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Rail News: Federal Legislation & Regulation

NTSB highlights need for better rail-worker safety


The National Transportation Safety Board (NTSB) used the fifth anniversary of a deadly railroad worker accident to advocate for recommendations that would address worker safety.

The accident occurred Jan. 17, 2017, in Edgemont, South Dakota, where two railroad roadway workers were struck and killed by a BNSF Railway Co. train. NTSB investigators determined the accident’s probable cause was the improper use of train approach warning by the BNSF roadway work group to provide on-track safety.

Improving rail-worker safety is one of the NTSB's 2021-2022 “Most Wanted” list of transportation safety improvements. The latest Bureau of Transportation Statistics data shows 456 employee on-duty fatalities since 1997. In 2020, the NTSB investigated eight accidents involving railroad and transit worker fatalities.

Following the NTSB’s investigation into the 2017 accident, the agency issued seven recommendations — four to the Federal Railroad Administration and three to BNSF.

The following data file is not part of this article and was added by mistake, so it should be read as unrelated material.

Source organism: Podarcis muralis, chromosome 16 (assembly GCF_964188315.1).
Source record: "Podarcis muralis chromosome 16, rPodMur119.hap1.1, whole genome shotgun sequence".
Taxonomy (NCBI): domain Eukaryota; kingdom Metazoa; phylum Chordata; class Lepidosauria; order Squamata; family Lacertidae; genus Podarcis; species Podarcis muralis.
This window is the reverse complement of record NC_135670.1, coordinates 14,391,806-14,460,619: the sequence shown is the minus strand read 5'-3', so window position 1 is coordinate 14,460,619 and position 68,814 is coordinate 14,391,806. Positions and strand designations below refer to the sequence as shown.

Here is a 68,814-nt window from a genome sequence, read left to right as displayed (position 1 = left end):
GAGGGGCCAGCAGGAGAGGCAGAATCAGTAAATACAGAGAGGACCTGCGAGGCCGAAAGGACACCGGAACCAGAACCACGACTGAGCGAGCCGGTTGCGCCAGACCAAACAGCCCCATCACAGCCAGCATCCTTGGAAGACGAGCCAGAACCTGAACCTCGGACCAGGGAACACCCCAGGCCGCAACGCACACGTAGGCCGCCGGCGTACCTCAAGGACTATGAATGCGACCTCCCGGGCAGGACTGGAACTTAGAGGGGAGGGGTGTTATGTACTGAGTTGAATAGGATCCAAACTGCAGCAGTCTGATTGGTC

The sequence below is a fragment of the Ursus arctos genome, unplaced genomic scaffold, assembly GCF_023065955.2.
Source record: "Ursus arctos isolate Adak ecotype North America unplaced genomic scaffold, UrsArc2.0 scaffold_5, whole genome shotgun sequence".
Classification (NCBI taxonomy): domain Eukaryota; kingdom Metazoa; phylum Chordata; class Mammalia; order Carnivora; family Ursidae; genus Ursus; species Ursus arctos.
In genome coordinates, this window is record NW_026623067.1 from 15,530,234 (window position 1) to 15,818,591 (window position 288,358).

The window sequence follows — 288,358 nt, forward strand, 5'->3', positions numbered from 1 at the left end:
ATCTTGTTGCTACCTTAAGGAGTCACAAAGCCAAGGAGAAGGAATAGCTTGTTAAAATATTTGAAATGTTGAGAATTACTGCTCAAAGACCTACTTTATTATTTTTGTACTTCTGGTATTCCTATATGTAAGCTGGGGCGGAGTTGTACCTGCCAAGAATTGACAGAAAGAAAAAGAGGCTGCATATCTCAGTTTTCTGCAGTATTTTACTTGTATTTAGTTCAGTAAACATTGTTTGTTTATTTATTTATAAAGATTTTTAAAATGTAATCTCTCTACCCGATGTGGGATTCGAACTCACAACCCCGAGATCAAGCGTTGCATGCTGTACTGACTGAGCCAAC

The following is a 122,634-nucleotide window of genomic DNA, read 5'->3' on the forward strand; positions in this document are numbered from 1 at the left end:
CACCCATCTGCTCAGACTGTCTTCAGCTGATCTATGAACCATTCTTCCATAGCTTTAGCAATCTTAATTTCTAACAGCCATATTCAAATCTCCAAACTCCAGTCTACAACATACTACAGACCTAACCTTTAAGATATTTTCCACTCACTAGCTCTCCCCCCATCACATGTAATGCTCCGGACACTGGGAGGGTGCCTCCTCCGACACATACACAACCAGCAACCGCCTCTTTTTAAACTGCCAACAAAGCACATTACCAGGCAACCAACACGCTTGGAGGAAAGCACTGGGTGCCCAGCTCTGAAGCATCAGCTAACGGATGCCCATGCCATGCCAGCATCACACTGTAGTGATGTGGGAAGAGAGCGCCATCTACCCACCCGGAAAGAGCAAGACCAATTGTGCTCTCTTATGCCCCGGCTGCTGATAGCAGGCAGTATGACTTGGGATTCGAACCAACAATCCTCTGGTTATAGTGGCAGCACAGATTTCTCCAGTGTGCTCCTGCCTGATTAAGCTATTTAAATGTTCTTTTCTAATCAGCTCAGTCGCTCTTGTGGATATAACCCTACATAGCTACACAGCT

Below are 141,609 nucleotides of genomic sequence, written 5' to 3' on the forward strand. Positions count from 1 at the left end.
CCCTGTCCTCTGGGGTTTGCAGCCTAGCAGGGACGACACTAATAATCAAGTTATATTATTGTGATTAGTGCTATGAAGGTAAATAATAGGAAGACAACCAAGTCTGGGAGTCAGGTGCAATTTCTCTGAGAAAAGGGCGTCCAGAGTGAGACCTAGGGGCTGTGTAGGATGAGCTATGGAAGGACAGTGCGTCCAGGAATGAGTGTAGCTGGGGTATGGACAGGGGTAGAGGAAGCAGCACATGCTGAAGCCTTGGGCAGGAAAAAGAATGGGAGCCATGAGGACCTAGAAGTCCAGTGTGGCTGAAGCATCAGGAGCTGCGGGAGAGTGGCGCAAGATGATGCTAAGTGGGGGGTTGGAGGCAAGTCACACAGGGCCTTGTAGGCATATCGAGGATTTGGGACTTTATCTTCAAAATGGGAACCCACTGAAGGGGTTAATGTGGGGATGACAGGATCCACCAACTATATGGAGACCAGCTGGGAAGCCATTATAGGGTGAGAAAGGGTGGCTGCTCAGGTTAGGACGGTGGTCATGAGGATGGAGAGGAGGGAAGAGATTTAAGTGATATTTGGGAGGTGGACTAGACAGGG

"This tragedy unfortunately exposed the many issues that still need to be addressed to protect train crews, maintenance-of-way employees and mechanical workers from getting killed or injured," said NTSB Board Member Thomas Chapman in a press release. "If adopted, our recommendations will help to mitigate the risks associated with this work and provide better protection to workers across all railroads.”

Of the seven safety recommendations, all remain open and five are open with unacceptable action. The recommendations issued to the Federal Railroad Administration and BNSF address safety issues including improper use of train approach warning, deficient watchman/lookout equipment and incomplete roadway worker on-track safety briefings.

The final report is available here.

Contact Progressive Railroading editorial staff.

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